"…The Madrid conference 15 years ago did not create peace. But it gave hope. And it lead towards peace. Against a background of a Gulf war it brought key regional parties together. What started in Madrid had lasting effects on the political map of the Middle East.
"As we look at the region today, the picture is even gloomier than the one we were facing 15 years ago. To meet these challenges we need to set a regional agenda. We need to repeat the method of Madrid….
"For various reasons some parties to the wider Middle Eastern conflicts are absent from our gathering. I believe we should recall that a perquisite for peace is that we make all parties stakeholders - that we seek to engage countries as well as key groups.
"Key to the Madrid method is engagement.
"We should recall that engagement does not mean tolerating obstructionism and extremism. We reject violence and terrorism. We expect countries and groups of the region to live up to their international obligations and to abide by international law. We object to occupation and illegal settlements.
"Engagement means exploring opportunities for a new path towards peace and security for the people in the Middle East.
"As always, there will be those who fear change and moderation, those who seek to bring engagement to an end. The history of the Middle East is full of such examples. The challenge will be to deny them the right of veto when peaceful and constructive approaches become a viable possibility.
"…The important legacy of Madrid 15 years ago was not a comprehensive peace accord. It was rather the creation of an enabling environment. The rest of the 1990s saw progress and breakthrough. A spirit of negotiations. The Oslo Accords. Peace between Israel and Jordan. Close to peace between Israel and Syria. And despite dire set backs, real steps forward between Israelis and Palestinians.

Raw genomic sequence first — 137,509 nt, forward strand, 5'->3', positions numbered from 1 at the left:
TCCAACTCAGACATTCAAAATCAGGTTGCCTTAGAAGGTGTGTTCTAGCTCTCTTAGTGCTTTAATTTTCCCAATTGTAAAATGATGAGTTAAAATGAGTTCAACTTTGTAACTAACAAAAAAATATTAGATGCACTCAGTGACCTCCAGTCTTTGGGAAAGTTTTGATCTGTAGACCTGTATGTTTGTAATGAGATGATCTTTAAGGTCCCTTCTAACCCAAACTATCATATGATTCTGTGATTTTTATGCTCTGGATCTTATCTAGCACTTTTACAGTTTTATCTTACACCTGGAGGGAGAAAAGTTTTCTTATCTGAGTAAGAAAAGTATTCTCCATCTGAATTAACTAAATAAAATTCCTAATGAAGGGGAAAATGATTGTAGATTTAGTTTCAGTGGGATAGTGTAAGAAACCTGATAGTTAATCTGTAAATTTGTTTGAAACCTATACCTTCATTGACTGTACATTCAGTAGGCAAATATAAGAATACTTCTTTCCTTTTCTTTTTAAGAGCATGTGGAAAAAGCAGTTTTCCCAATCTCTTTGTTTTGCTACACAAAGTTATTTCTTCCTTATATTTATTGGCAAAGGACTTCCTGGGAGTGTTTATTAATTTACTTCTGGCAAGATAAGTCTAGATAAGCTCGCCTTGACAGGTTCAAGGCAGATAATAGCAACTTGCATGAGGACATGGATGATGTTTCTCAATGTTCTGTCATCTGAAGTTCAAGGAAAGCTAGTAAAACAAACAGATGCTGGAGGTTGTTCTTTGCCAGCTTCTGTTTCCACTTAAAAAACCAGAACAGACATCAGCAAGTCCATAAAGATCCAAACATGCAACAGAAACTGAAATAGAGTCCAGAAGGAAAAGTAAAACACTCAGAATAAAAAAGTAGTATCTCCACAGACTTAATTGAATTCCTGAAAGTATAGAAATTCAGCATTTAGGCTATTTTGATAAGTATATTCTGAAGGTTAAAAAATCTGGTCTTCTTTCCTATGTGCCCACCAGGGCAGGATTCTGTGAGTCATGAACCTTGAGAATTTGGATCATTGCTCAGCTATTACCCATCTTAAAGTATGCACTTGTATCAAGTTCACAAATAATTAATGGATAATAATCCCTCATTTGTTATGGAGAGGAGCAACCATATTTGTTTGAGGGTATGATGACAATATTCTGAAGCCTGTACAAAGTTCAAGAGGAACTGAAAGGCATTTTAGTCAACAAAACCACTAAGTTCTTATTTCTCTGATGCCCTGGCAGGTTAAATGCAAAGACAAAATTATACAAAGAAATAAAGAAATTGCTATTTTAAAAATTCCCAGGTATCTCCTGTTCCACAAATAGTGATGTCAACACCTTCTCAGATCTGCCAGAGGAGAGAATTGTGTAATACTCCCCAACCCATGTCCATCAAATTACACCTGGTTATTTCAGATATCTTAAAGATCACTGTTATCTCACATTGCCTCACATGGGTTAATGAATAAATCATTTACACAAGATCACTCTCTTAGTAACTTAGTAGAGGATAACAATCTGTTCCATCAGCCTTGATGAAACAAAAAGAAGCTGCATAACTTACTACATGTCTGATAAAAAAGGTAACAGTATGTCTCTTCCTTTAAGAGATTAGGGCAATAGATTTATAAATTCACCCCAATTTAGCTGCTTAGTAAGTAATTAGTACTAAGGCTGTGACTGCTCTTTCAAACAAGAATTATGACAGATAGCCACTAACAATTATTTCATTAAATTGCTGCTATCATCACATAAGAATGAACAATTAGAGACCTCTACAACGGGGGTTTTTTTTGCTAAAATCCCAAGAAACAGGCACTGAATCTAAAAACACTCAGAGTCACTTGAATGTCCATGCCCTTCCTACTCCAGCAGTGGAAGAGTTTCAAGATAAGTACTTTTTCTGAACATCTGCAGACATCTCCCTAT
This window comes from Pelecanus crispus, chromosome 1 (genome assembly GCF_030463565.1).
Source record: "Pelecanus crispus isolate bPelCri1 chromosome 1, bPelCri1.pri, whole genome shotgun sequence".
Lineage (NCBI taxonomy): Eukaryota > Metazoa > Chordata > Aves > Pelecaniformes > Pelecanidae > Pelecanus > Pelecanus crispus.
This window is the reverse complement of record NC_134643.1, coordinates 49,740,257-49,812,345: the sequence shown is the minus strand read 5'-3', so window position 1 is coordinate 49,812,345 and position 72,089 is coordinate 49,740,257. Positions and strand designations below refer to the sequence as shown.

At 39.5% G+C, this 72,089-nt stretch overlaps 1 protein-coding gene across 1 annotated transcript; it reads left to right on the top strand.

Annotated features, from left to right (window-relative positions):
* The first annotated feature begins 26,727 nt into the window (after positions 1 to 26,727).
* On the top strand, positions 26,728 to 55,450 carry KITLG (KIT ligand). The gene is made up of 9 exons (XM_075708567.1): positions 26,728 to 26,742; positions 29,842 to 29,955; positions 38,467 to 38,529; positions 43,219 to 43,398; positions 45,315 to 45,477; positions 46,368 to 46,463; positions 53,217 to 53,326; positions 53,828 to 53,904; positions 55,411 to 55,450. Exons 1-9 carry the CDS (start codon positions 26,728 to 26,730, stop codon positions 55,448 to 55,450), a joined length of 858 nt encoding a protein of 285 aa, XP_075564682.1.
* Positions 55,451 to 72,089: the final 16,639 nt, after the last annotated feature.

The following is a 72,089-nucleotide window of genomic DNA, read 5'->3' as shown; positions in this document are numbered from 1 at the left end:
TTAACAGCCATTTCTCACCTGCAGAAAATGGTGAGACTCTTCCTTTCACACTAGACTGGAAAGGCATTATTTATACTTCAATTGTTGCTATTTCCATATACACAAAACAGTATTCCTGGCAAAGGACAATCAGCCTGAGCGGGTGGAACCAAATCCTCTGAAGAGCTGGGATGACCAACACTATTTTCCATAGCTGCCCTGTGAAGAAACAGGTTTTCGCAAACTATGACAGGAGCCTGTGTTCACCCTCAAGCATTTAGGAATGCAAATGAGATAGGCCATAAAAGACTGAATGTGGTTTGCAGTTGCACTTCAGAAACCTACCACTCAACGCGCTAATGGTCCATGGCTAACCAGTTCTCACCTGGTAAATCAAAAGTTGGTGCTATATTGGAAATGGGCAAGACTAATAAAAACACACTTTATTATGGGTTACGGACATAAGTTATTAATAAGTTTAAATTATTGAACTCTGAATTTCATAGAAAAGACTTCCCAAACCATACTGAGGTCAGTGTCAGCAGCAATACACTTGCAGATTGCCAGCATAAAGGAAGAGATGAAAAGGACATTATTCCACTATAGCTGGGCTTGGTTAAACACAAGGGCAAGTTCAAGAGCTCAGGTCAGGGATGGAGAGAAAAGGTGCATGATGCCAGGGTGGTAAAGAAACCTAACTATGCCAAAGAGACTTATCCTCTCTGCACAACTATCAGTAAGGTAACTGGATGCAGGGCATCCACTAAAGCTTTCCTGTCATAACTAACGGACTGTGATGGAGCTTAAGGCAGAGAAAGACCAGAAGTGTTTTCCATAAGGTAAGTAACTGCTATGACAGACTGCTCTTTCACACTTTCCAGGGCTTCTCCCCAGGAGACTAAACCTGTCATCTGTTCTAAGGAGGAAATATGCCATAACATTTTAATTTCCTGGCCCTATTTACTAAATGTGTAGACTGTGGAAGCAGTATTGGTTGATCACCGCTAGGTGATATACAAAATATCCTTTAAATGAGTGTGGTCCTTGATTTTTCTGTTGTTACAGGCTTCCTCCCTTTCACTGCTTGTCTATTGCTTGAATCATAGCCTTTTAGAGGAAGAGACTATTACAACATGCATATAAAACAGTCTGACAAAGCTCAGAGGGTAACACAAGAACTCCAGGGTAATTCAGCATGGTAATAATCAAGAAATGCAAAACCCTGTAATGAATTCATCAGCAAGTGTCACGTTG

"Then the atmosphere changed around 2000 - and today, as we enter 2007, and despite the Road Map and different plans, we can hardly speak of a viable peace process.
"15 years later another war is waging in Iraq…. One after another, separate conflicts in an extended Middle Eastern region are increasingly linked together - from the Horn of Africa all the way to Afghanistan. Each conflict needs to be addressed on its own merits.
"But in addition we need to take a regional approach. We should hold open the scenario of a new formal regional conference, supported by the international community. We need to take account of new dimensions such as increased religious influence, Iran's role and ambitions, the fight against terrorism and the issue of nuclear proliferation….
"I still believe that the Israeli Palestinian conflict continues to be a key challenge to achieving peace throughout the Middle East. We need to break the cycle of violence. Here too, there is no military solution. It can only be political. It is crucial that the parties engage in dialogue. Dialogue is not a sign of weakness. Dialogue is the difficult and brave choice, as Prime Minister Rabin and Chairman Arafat demonstrated after Oslo on the lawn of the White House.